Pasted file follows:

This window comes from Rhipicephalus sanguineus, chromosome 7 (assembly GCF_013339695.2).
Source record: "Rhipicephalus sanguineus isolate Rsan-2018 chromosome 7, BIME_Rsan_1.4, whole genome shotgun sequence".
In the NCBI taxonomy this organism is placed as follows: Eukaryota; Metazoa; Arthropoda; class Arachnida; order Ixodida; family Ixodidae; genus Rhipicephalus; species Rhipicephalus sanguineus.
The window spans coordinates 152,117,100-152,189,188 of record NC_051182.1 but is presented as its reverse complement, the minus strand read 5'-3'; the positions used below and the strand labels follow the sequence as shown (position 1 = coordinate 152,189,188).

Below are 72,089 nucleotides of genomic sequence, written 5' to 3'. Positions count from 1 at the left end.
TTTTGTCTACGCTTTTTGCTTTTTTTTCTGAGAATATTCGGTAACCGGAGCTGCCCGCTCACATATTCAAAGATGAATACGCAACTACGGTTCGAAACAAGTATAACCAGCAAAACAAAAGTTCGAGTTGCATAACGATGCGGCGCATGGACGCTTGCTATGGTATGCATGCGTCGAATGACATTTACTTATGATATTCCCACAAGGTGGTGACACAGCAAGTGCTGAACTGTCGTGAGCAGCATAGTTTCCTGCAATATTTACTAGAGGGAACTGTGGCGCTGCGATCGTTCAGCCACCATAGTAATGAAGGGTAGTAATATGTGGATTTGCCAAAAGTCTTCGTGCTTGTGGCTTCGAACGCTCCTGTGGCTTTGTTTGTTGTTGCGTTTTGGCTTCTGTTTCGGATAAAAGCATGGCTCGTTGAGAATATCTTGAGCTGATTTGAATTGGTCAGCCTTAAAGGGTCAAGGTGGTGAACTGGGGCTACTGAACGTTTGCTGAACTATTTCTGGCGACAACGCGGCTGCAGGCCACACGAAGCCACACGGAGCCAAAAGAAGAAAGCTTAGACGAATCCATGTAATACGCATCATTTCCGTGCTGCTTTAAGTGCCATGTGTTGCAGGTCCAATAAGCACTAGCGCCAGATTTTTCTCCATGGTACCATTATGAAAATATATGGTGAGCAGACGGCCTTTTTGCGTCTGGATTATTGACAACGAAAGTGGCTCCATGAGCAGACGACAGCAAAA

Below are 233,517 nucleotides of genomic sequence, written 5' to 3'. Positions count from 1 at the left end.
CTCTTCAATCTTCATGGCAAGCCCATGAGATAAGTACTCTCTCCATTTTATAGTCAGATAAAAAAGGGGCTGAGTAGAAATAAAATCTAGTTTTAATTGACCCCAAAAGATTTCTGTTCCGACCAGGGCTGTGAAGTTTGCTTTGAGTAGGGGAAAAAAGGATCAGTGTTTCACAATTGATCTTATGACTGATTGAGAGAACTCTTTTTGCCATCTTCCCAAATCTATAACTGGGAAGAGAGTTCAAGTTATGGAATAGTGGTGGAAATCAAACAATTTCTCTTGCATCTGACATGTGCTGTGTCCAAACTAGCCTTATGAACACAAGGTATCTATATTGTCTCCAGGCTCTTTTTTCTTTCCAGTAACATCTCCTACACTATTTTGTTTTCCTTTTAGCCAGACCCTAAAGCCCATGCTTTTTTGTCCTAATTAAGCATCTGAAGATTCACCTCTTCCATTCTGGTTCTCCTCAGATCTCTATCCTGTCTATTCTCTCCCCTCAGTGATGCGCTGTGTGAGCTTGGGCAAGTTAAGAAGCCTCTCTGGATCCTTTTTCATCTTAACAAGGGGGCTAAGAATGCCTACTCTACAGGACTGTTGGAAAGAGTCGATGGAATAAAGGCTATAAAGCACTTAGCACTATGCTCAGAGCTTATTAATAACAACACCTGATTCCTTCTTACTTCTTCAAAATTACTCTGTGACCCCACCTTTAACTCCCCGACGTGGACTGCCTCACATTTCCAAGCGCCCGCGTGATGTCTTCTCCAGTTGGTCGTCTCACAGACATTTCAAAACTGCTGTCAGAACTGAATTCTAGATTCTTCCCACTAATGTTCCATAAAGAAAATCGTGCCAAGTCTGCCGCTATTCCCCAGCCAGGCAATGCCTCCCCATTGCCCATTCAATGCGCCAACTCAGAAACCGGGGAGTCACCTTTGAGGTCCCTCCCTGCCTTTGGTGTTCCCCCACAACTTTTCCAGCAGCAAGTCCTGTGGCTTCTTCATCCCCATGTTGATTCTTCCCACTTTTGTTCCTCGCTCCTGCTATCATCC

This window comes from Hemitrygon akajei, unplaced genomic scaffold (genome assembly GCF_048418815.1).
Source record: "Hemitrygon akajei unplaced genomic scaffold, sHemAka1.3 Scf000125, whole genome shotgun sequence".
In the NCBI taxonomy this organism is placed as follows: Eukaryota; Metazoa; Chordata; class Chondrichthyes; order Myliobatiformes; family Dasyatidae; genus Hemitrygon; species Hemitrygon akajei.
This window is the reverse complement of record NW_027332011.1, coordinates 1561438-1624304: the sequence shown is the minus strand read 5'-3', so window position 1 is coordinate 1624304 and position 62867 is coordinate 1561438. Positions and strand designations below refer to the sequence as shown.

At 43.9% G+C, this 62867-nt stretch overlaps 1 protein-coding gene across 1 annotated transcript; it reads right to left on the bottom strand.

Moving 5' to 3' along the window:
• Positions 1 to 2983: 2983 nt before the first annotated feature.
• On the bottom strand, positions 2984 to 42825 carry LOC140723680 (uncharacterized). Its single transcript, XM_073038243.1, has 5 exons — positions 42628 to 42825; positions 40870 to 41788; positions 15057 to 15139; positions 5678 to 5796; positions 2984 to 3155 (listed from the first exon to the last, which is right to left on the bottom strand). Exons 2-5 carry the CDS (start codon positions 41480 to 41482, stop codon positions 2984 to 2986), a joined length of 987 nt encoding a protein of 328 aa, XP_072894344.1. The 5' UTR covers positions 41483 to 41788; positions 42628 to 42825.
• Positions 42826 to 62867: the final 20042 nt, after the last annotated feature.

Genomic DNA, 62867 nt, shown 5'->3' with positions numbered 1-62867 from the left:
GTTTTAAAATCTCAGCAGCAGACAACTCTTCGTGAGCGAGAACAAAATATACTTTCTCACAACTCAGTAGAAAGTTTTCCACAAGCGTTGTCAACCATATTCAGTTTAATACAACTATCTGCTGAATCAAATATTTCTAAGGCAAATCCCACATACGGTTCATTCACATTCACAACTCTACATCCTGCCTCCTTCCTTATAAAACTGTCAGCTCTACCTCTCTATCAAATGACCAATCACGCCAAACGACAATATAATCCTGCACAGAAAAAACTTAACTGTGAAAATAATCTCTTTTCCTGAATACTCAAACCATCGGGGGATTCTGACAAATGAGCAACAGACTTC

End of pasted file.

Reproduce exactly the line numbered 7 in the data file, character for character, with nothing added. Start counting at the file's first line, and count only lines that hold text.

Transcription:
Below are 233,517 nucleotides of genomic sequence, written 5' to 3'. Positions count from 1 at the left end.